Mining giant BHP will continue to lock out unvaccinated employees from its worksites despite the State Government scrapping the vaccination mandate for most WA workers from Friday.
Under BHP’s health and safety controls applying from June 10, all employees, job applicants, and visitors seeking access to sites or offices will still require at least two doses of a COVID vaccine.
It said its decision to maintain the strict vaccination mandate as public health orders ease was based on its own assessment of the latest science and health advice.
But it’s in stark contrast to rival iron ore producer Rio Tinto which is opening up to jab hesitant FIFO workers.
The West Australian on Monday revealed a Rio Tinto internal memo that outlined the global company’s plans to welcome back unjabbed workers and scrap vaccination checks from airports, worksites, company events, and family visits.
BHP had previously included a booster dose in its site access requirements as per WA Government directions but has decided to remove the need for a third shot as of Friday.
“Double vaccination as a condition of entry will remain in place for all of BHP’s Australian workplaces,” a BHP spokeswoman said.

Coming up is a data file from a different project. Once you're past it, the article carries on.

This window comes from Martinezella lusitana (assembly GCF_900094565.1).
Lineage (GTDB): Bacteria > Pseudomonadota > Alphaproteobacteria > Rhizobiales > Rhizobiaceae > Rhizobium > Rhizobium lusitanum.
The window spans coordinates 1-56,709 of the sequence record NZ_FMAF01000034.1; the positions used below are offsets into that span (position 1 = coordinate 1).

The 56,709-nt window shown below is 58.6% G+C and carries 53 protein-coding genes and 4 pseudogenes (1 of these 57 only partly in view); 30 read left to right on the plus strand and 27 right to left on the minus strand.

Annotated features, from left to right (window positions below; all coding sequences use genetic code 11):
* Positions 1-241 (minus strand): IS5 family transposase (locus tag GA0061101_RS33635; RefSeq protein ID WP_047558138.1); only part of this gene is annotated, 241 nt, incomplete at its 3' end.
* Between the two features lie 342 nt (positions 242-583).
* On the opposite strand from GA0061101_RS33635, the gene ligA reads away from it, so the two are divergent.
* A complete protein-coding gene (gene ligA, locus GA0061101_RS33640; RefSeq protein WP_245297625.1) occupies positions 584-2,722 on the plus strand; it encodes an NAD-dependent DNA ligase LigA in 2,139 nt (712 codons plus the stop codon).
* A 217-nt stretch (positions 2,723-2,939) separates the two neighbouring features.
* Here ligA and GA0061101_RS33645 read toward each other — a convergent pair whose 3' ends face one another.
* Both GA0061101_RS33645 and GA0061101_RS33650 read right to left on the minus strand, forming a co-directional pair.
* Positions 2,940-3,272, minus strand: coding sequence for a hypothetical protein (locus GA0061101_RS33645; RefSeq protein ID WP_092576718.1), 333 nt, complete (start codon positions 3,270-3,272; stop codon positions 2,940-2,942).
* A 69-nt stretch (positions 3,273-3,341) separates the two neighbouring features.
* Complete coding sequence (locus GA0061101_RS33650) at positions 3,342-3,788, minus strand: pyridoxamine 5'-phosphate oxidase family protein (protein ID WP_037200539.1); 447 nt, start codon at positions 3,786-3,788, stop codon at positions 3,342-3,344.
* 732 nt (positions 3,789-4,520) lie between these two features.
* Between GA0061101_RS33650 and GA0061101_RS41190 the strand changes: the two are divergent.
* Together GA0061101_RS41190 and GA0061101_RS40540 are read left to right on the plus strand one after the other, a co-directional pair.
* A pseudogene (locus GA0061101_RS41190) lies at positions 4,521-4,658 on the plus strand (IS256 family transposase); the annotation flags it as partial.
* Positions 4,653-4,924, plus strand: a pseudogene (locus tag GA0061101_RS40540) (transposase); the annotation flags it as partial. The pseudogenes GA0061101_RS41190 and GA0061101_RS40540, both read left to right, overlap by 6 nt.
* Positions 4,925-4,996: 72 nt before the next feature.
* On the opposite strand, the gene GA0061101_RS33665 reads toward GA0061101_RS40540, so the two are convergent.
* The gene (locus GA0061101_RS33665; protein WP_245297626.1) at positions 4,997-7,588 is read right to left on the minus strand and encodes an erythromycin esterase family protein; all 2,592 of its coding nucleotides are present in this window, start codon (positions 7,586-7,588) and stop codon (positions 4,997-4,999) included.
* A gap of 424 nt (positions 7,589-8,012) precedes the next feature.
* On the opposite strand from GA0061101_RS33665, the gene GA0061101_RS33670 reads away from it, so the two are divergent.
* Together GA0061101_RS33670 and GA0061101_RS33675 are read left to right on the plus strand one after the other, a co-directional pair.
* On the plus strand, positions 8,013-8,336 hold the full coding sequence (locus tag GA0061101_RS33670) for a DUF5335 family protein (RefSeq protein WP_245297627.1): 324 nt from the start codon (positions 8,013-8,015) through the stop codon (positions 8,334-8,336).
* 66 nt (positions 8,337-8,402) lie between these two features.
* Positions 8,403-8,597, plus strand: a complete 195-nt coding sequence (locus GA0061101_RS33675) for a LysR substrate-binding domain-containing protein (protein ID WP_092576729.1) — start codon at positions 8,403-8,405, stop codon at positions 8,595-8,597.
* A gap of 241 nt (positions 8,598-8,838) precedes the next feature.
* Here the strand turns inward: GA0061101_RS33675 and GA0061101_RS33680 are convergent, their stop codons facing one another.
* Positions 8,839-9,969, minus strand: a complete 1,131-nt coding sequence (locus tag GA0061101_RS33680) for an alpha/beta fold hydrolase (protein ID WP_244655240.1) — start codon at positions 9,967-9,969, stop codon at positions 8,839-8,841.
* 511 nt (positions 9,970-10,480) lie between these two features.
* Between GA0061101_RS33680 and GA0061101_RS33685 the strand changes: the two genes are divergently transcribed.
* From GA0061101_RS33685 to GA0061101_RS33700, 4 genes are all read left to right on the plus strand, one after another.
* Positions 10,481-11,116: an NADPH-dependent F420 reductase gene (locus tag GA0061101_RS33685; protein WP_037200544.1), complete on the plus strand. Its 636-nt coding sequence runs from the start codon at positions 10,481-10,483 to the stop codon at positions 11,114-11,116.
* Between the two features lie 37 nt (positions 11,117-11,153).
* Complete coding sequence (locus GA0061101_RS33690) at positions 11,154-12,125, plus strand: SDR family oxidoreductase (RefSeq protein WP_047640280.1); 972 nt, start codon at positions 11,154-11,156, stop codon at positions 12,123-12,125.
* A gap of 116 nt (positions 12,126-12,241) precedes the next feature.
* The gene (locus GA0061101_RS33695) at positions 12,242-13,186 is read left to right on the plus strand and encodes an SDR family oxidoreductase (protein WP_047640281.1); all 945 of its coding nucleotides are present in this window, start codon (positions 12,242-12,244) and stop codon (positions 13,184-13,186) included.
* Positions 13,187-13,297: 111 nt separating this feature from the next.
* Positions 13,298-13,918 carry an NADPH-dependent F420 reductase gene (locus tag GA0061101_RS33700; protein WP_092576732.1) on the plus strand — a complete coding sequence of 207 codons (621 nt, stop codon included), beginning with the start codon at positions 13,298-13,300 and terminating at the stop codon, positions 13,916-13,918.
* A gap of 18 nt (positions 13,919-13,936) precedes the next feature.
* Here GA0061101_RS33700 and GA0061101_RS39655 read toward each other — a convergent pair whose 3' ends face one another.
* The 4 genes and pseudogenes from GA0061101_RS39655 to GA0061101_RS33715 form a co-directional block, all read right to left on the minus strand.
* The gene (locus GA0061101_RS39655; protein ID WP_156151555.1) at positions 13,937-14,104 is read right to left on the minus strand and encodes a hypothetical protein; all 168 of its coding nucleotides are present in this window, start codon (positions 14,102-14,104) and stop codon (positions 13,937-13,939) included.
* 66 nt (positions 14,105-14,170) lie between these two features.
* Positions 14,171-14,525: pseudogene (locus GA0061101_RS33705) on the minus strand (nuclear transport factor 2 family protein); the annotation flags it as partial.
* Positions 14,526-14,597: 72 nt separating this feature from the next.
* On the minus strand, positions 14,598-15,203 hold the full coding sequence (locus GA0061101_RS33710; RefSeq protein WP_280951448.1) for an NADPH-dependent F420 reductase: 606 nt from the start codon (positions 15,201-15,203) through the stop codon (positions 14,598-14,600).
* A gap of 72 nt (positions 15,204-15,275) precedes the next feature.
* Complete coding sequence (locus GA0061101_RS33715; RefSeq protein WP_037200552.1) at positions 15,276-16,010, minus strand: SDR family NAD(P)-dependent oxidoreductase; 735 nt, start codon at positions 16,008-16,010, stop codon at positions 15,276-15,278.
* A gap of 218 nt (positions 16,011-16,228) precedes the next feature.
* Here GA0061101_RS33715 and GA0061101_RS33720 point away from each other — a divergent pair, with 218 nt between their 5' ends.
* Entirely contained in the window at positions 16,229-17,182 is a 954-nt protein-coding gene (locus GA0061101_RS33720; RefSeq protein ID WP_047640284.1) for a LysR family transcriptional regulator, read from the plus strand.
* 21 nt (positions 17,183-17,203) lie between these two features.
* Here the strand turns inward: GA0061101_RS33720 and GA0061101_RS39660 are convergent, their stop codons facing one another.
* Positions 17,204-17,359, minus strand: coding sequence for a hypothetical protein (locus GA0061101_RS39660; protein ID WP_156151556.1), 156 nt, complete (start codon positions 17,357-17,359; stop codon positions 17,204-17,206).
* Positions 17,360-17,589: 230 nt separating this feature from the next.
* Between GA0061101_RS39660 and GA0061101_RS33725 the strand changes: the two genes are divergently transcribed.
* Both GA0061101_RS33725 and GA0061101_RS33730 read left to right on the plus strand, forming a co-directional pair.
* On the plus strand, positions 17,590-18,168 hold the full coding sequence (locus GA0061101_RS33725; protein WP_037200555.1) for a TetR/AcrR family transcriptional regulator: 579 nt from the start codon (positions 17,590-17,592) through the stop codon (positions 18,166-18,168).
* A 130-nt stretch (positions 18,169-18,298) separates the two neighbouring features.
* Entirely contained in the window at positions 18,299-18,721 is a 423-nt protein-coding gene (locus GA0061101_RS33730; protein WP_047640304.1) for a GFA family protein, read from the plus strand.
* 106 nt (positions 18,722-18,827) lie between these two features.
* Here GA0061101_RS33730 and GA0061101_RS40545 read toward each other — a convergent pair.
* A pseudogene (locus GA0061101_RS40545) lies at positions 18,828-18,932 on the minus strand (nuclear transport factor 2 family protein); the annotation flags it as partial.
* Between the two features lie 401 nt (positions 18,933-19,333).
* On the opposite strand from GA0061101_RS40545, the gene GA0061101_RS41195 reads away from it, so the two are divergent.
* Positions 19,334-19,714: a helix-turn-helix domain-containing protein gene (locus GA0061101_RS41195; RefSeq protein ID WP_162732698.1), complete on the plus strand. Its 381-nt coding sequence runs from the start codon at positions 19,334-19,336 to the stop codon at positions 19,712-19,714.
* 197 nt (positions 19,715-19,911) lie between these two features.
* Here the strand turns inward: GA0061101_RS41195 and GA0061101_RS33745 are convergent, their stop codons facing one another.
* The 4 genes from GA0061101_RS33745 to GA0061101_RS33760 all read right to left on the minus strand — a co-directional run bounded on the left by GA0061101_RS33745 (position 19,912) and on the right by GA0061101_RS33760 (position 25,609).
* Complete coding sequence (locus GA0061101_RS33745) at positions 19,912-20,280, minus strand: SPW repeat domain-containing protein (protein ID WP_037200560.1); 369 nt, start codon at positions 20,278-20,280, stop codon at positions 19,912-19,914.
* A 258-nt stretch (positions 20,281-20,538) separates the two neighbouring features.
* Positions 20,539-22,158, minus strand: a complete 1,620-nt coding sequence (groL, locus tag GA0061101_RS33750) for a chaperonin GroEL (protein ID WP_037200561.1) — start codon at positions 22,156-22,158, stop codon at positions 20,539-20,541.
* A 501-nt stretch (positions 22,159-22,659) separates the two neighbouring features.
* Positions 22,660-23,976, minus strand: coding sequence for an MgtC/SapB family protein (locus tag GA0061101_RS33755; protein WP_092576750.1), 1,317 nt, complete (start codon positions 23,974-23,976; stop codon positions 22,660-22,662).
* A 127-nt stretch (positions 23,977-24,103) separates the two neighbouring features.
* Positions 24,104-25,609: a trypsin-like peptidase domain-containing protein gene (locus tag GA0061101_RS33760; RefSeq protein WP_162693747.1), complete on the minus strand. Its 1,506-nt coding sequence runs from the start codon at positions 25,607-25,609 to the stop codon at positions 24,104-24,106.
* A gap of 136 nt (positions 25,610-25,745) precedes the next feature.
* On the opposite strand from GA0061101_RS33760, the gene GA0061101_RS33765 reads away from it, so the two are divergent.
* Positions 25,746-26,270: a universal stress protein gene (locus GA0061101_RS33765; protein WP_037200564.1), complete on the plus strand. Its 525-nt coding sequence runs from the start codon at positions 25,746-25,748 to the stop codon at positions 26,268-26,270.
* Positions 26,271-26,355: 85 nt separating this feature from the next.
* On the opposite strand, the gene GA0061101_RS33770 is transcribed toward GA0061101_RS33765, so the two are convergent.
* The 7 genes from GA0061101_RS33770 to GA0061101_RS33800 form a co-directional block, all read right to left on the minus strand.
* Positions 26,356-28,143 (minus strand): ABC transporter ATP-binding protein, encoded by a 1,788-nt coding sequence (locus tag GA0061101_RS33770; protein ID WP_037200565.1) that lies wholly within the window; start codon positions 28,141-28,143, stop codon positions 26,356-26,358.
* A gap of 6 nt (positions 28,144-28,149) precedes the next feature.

“Our policy does not require booster vaccinations for site access, but we do encourage everyone to maintain an up-to-date vaccination status in line with ATAGI recommendations.
“Our COVID-19 health and safety measures are based on a thorough assessment of the latest scientific evidence and health advice, and we continue to review the effectiveness of those controls.”
Under the new State Government rules only health, aged and disability care workers will be required to be vaccinated, with other employers left to decide their own policies.
Premier Mark McGowan flagged last week that some public and private sector businesses could choose to keep mandating vaccinations for employees, suggesting such a move might be on the cards for prisons and emergency services.
Last Friday, however, both the Department of Justice and Department of Fire and Emergency Services announced they would be scrapping internal mandates.
Thousands of FIFO workers rallied against the WA Government’s “no jab, no job” rules in Perth last December when a first dose was mandated for the resources sector.
Placing their fluro high-vis shirts and vests along the steps of Parliament House, anti-vaccine workers protested against the policy which eventually applied to more than 75 per cent of WA’s workforce, with non-compliers facing a $20,000 fine.
BHP’s WA Iron Ore Asset President Brandon Craig last week said only a small minority of employees were jab hesitant, estimating roughly 2-3 per cent had chosen not to comply with vaccination as a condition of entry.
“It was not at a level that was material to the performance of our business,” he said.
”We did work very hard to try and work with people, to try and stay inside our business and having them leave the business really was a last resort for us.”
BHP was quick to move on the issue. When the State Government first announced mandates for pockets of WA’s workforce, BHP implemented the rules across all departments of its entire operation based on its own health advice.
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